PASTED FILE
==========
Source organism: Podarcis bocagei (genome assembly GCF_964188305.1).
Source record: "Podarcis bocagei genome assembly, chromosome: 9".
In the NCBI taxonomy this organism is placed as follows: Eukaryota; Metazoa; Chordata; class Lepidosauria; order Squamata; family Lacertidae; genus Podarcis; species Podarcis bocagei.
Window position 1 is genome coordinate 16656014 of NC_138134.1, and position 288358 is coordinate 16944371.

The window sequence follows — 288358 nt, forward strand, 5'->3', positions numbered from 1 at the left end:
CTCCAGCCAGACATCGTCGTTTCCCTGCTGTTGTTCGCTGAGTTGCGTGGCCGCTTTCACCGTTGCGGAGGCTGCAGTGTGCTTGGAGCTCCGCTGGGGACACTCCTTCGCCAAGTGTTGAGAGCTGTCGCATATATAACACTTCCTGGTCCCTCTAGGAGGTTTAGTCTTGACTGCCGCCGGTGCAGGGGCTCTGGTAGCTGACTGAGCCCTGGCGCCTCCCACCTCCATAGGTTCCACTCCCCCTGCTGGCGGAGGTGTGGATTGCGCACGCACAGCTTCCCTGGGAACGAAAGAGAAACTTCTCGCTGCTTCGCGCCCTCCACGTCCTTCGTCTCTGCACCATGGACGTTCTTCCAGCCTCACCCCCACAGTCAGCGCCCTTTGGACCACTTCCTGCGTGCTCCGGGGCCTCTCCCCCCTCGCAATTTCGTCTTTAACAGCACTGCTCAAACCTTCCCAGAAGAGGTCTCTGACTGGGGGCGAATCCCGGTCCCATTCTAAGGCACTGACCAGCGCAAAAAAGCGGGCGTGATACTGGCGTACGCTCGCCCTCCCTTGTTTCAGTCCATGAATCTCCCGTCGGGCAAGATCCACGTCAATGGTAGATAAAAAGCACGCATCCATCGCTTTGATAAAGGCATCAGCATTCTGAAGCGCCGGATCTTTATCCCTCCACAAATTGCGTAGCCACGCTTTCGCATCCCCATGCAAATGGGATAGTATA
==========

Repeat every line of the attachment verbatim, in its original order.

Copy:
Source organism: Podarcis bocagei (genome assembly GCF_964188305.1).
Source record: "Podarcis bocagei genome assembly, chromosome: 9".
In the NCBI taxonomy this organism is placed as follows: Eukaryota; Metazoa; Chordata; class Lepidosauria; order Squamata; family Lacertidae; genus Podarcis; species Podarcis bocagei.
Window position 1 is genome coordinate 16656014 of NC_138134.1, and position 288358 is coordinate 16944371.

The window sequence follows — 288358 nt, forward strand, 5'->3', positions numbered from 1 at the left end:
CTCCAGCCAGACATCGTCGTTTCCCTGCTGTTGTTCGCTGAGTTGCGTGGCCGCTTTCACCGTTGCGGAGGCTGCAGTGTGCTTGGAGCTCCGCTGGGGACACTCCTTCGCCAAGTGTTGAGAGCTGTCGCATATATAACACTTCCTGGTCCCTCTAGGAGGTTTAGTCTTGACTGCCGCCGGTGCAGGGGCTCTGGTAGCTGACTGAGCCCTGGCGCCTCCCACCTCCATAGGTTCCACTCCCCCTGCTGGCGGAGGTGTGGATTGCGCACGCACAGCTTCCCTGGGAACGAAAGAGAAACTTCTCGCTGCTTCGCGCCCTCCACGTCCTTCGTCTCTGCACCATGGACGTTCTTCCAGCCTCACCCCCACAGTCAGCGCCCTTTGGACCACTTCCTGCGTGCTCCGGGGCCTCTCCCCCCTCGCAATTTCGTCTTTAACAGCACTGCTCAAACCTTCCCAGAAGAGGTCTCTGACTGGGGGCGAATCCCGGTCCCATTCTAAGGCACTGACCAGCGCAAAAAAGCGGGCGTGATACTGGCGTACGCTCGCCCTCCCTTGTTTCAGTCCATGAATCTCCCGTCGGGCAAGATCCACGTCAATGGTAGATAAAAAGCACGCATCCATCGCTTTGATAAAGGCATCAGCATTCTGAAGCGCCGGATCTTTATCCCTCCACAAATTGCGTAGCCACGCTTTCGCATCCCCATGCAAATGGGATAGTATA